One storyline, however, where Ayman tries to extort money from Sherifa after finding her stolen bag, was seen by some users like the below to provide a negative image of Egyptians.

Translation: Director Mariam Abou Ouf, along with writers Magdy Amin and Mona El-Shimy, showed Lebanese people as decent and morally upstanding people, while making Egyptians out to be dishonest and exploitative… That’s not true, Egyptians are very good people. This is unacceptable.. Shame on the director and writers!

Other aspects of the show’s portrayal of Egyptian immigration to Lebanon were also deemed by some as unrealistic, such as the characters’ use of local dialect or the fact that low-income Egyptians would choose to leave their countries for equally harsh circumstances abroad.

Translation: Something I find weird about Taghyeer Gaw is that Egyptians working in Lebanon in the show speak the Lebanese dialect. 

Translation: I have a question about Taghyeer Gaw. Why would Egyptians go to Lebanon to work at a gas station? Seriously?!

Representation of single fatherhood and caregiving 

Another one of the show’s main themes is caretaking in all its different forms. The source of Sherifa’s misadventures is her struggle to care for her sick mother, whose addiction makes her both financially and emotionally dependent on her daughter.

Zouzou and her daughter (Aida El Kashef) care for their disabled husband and father (Nabil Ali Maher), who is wheelchair-bound and cannot speak. Khaled is a single father caring for his teenage daughter and struggling to support her through the ups and downs of adolescence.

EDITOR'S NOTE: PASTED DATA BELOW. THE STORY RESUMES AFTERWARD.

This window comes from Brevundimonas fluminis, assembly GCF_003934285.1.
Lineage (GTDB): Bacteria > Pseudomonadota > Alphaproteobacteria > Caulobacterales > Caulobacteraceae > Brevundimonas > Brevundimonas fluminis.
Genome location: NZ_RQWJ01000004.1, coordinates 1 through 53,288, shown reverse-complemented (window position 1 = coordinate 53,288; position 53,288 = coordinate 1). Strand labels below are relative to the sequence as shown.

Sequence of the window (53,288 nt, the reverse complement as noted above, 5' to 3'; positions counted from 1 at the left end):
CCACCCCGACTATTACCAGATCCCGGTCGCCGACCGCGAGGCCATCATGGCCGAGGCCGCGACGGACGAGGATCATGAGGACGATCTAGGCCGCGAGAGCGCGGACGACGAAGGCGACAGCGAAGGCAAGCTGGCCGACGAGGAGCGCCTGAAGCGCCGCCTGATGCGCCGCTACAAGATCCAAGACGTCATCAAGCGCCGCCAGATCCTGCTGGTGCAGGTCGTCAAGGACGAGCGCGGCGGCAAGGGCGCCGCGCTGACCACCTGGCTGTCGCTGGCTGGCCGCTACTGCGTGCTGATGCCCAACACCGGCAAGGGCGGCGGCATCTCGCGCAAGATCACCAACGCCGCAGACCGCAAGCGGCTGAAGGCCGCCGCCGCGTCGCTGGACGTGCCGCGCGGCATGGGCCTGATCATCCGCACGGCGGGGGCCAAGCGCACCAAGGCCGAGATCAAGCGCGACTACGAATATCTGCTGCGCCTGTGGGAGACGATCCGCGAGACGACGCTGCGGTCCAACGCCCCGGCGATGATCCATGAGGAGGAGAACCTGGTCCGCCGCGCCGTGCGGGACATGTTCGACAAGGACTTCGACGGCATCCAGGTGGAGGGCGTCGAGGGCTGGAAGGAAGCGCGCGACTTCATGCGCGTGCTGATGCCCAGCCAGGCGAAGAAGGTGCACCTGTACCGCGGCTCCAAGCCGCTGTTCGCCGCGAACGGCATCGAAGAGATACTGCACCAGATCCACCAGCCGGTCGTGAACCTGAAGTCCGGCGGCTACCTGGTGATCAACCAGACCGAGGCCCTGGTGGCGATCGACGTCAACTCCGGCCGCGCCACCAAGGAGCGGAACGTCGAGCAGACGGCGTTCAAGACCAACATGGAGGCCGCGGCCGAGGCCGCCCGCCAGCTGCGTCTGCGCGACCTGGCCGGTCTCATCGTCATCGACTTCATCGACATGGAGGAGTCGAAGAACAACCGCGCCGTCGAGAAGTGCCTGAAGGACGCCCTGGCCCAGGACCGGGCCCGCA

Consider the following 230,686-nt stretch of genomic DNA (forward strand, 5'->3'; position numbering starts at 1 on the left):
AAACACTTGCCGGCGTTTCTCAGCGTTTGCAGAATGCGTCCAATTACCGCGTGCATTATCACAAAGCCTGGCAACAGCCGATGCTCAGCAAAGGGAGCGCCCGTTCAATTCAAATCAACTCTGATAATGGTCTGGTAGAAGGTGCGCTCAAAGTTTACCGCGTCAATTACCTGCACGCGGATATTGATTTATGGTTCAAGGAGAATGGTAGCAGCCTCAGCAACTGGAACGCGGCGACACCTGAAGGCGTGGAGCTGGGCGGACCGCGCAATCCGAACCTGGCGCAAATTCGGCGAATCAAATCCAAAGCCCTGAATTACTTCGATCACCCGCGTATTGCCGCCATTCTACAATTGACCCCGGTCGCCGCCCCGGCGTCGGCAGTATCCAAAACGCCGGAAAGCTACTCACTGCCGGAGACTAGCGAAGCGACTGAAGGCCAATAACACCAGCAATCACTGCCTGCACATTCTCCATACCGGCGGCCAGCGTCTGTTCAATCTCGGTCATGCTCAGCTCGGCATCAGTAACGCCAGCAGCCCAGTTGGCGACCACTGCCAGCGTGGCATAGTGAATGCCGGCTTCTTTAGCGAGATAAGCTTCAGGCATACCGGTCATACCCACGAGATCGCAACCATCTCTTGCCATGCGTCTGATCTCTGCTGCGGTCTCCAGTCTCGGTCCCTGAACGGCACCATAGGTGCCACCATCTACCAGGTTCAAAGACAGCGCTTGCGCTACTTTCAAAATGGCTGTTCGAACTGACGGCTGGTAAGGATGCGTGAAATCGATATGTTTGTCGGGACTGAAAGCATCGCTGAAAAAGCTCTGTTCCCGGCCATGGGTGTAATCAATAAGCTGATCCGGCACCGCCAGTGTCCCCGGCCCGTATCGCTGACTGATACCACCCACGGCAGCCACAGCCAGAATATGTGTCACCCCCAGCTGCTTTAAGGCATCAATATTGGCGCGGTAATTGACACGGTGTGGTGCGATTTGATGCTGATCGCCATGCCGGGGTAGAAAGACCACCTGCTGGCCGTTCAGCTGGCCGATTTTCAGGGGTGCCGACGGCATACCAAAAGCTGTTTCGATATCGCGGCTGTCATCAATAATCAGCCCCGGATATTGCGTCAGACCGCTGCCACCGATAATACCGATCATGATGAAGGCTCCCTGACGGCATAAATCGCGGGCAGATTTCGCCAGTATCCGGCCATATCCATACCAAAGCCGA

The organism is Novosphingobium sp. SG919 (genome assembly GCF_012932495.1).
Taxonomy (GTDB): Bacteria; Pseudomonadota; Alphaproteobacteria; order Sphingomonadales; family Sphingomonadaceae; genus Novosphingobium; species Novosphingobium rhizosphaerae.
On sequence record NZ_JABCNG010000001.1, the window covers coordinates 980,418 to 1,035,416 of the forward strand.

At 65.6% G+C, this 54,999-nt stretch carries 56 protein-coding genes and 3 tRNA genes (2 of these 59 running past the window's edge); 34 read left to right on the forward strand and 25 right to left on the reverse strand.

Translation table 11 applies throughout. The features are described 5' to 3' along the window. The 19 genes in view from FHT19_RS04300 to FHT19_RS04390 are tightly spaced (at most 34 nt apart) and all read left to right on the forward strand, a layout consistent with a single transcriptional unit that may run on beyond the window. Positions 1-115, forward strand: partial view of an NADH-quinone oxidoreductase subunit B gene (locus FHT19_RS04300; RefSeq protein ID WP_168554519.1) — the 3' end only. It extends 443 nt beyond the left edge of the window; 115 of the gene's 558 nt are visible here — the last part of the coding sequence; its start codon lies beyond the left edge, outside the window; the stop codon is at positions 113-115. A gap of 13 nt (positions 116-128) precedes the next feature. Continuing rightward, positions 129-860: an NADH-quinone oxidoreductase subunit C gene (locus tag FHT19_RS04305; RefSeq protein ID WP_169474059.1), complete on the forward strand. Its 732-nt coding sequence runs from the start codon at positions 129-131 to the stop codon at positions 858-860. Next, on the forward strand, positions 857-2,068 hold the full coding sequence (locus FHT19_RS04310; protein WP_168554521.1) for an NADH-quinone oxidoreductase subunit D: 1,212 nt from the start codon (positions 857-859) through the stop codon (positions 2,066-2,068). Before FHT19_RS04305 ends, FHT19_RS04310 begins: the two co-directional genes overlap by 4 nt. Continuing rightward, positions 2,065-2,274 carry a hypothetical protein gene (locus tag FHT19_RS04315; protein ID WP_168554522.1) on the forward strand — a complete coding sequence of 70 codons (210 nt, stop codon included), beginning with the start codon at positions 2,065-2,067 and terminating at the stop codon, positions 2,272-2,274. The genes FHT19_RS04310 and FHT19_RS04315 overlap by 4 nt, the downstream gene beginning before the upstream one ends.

Here again, the show does not explicitly comment on these various characters’ struggles, small victories, or failures along the challenging journeys of caregiving – leaving viewers to form their own deeply mixed opinions about its representations.

On Twitter, several audience members voiced their delight with the show’s candid portrayal of caregiving relationships and the warmth uniting family members. 

Translation: In Taghyeer Gaw, Mervat Amin is always talking to her husband, who doesn’t speak. She tells him about her day, vents to him, tells him jokes, and spoils him… I find this aspect of the show so sweet and tasteful and sad but also so lovely. 

Translation: I am absolutely in awe of Eyad Nassar’s role in Taghyeer Gaw! How can a father be so sweet, caring, and loving towards his children?

The show’s depiction of single fatherhood, however, was not uncontroversial, with the relationship between Khaled and his daughter described by some as unrealistic or reductive. 

Translation: Eyad Nassar’s daughter told him she got her period and his reaction was to ask if she needed a doctor? This is the second time this week that I’ve seen a show try to represent the challenges of single fatherhood with an [uncreative] scene like this one. As if this was the only thing men are clueless about!

Translation: Eyad Nassar’s daughter needs to be raised all over again. I’ve never seen a daughter turn out like this when her father does so much for her. 

Pacing and delivery

A recurring target of debate among viewers was the show’s pacing and delivery. While Ramadan series tend to pack as much action as possible into their fifteen-to-thirty episode windows, Taghyeer Gaw opted for a more leisurely pace and a focus on small, everyday events.

Several users praised the series’ artistic direction and the showrunners’ decision to break away from plot-heavy storytelling in favor of a refreshingly simple narrative.